Engelberg and Titlis, Swiss Alps
Trip Start Jun 15, 2011
149Trip End Jun 15, 2012
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We looked at the castle, which was perched on a massive rock above the town, with no discernible way to get to it. I was determined to get there, of course, and Estela just rolled her eyes and came along. There was a trail along one of the base sides that seemed to gain in elevation as it went around, so we were sure to get up to the small town above. But after circumnavigating the rock, we found only a sort of courtyard with a long stairway cut through the rock, and an elevator whose shaft was bored through solid rock. At the top of the stairway there was a door with a card reader, just like at the entrance to the elevator. Adriana showed me that it was possible to unhitch one of the doors to get into this walled city, but to me it sounded a little too much like breaking and entering, and since this place looked so medieval, I didn’t want to brave getting a pot of boiling oil poured on us. We really didn’t need to get in that badly. It seems that the upper fortress is now a high rise apartment building, or some such thing, and it was private property. I assume they don’t have many problems with crime in this part of town
As we made our way south we began to climb into the alps just south of Lucerne. We were heading for a town called Engelberg, a ski town at the base of one of the highest peak in Switzerland. The rain pelted us the entire way. Not the entire way, actually, because about half of the drive, it seemed, was through tunnels. Some of them were miles long, bored right through the middle of mountains. You can get to ski resorts in Switzerland without ever getting on a winding road. The Swiss just put a road where one wasn’t supposed to be, and at the same time the beauty of the landscape remains intact. You would never know you are sitting just a few meters from zooming traffic while you are enjoying the natural beauty of the wilderness and drinking Schnapps from your bota bag. In Eiger Dreams, Jon Krakauer talks about climbing a mountain in the Swiss Alps and finding himself in an extreme world of vertical rock and horrible weather: frostbiting iciness and skin-pealing wind. While trying to get a little protection from his beastly situation he found a hole in the mountain. Thinking it was a cave, he climbed inside and found himself standing on a train track with a train approaching. He quickly jumped back outside where it was safe.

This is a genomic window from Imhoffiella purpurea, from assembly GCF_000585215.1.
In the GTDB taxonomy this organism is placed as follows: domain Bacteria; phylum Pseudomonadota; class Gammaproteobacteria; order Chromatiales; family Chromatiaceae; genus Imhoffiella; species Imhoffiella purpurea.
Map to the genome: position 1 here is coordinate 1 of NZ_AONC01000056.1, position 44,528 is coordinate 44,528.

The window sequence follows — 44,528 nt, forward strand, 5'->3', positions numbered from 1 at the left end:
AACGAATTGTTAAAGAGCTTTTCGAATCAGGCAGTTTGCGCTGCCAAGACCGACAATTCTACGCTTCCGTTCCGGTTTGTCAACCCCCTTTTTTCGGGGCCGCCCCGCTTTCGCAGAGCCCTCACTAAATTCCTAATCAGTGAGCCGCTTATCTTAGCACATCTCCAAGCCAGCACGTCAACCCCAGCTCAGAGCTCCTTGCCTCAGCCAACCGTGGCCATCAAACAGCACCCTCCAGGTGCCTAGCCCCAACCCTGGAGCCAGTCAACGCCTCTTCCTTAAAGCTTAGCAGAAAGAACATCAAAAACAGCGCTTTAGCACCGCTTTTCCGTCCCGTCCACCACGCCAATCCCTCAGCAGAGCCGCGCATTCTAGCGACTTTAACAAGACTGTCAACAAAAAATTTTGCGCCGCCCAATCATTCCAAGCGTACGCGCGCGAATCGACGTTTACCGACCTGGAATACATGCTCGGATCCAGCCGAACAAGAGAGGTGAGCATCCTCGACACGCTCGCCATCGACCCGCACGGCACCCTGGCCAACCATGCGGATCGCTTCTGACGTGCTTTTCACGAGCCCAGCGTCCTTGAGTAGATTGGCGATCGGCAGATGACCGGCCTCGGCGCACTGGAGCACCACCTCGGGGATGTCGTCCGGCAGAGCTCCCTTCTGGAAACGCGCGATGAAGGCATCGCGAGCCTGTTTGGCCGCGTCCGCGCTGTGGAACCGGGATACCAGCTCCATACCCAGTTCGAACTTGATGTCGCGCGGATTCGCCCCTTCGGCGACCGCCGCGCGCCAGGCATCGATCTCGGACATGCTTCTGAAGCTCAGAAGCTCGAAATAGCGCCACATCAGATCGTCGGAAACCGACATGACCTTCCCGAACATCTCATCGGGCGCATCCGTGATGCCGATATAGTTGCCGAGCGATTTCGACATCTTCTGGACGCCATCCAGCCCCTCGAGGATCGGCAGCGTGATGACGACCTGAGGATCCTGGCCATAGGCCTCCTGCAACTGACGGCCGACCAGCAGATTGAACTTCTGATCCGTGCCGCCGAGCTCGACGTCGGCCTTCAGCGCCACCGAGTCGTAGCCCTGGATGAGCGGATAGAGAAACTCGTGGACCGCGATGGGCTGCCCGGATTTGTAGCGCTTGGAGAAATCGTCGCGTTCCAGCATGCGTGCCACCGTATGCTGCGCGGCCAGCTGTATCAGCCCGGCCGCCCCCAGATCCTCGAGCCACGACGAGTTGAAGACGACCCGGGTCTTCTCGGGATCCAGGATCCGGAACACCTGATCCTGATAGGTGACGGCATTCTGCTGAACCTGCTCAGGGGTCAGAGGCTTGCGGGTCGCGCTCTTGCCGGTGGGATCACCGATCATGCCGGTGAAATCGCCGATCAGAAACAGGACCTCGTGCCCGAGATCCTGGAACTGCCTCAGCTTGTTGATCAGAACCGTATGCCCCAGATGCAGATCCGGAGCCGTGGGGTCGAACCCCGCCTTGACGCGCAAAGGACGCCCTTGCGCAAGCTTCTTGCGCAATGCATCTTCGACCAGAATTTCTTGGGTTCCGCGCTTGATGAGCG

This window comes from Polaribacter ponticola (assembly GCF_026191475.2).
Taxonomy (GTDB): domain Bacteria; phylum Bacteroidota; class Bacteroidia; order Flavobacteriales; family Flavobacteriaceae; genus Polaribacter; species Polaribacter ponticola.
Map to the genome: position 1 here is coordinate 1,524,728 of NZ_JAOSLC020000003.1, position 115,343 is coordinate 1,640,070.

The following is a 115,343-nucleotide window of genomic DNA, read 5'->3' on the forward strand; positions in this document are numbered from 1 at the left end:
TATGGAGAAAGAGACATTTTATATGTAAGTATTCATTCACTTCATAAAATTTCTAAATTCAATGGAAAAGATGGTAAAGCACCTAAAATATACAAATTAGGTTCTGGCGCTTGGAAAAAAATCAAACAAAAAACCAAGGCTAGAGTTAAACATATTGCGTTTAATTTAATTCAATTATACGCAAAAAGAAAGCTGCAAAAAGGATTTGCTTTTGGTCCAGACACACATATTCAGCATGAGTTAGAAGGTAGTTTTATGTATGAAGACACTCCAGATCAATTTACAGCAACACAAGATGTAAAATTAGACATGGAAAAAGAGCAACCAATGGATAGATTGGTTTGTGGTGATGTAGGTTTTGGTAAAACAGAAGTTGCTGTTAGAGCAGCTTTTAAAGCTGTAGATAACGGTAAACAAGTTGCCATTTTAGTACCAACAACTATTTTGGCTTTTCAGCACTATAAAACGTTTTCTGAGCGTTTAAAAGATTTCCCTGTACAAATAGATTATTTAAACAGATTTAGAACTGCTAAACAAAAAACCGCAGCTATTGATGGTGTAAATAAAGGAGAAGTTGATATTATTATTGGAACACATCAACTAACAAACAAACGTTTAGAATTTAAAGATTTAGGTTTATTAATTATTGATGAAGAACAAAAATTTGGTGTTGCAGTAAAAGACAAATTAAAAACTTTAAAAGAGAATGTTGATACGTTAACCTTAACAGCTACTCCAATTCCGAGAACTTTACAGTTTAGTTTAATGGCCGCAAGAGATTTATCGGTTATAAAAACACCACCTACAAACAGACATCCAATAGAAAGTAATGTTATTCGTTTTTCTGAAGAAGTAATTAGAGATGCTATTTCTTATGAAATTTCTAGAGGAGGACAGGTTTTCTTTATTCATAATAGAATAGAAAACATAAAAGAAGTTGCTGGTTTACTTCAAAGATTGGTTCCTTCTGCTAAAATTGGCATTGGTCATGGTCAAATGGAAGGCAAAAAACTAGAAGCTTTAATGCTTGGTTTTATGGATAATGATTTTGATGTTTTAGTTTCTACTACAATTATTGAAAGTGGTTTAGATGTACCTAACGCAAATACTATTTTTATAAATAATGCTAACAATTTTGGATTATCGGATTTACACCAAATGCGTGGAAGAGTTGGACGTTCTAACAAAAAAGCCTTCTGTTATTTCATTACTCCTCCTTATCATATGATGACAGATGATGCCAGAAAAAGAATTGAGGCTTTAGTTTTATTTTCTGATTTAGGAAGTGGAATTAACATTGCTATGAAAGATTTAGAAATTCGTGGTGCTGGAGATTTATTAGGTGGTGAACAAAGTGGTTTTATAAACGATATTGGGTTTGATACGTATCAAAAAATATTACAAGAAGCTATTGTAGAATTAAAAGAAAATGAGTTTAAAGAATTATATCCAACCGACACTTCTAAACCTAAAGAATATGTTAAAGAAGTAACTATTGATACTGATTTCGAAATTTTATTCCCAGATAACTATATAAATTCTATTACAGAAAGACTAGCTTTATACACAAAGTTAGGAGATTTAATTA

Estela was right, of course, the rain didn’t let up
At the bottom of Titlis there is a road that traverses its way up the slope to the lower stop of the cable car. Since the rain was pummeling us, we would probably not make it that far, so I pointed to a spot on the mountain to show the kids how far I intended to take them. They have learned to ask me how far I intend to go and to get a firm commitment because if not, I would drag them all over hell’s half acre and tell them to stop their sniveling. As we started up the hill we were confronted with kids humming down the road at blinding speed on these things that look like bikes but they have no pedals, just platforms you stand on, probably only for descending. None of them, of course, were wearing helmets. We approached our destination and the rain was drenching us
We spent the evening and night in Sempach, with some friends we met in Couch Surfing. They had gone to a band practice; they are in a Grateful Dead tribute band. We had the run of their chateau. Estela was reluctant to invade their kitchen, so we went out for a dinner that wouldn’t cost us more than a hundred dollars (the going rate, it seems). We ate at McDonalds. McDonalds has the worst food in Europe, I am convinced, and the prices are no better than any other place. We ate at a small burger and pizza place in Aarberg this afternoon and the hamburger beef was amazingly tasty. The beef in Switzerland comes from cows that eat nothing but fresh green grass and corn, and live a stress-free life. It seems that McDonalds imports subpar beef just to make each restaurant’s food taste the same as everywhere else, but when you are in one of the best beef locations on the planet, that’s not what you should be after. My McDonalds burger tasted like salted spleen. The burger I had for lunch, which was far less expensive, was a great deal tastier than any burger I had ever eaten in the states. If you ever drive down highway 99 in California, look at what those poor heifers eat. Then look at the cow in my picture and you will see why there is such a remarkable difference. Why do people who live in places like Switzerland and Argentina eat at places like McDonalds? I will go to my grave wondering about this. Maybe it’s because they have kids.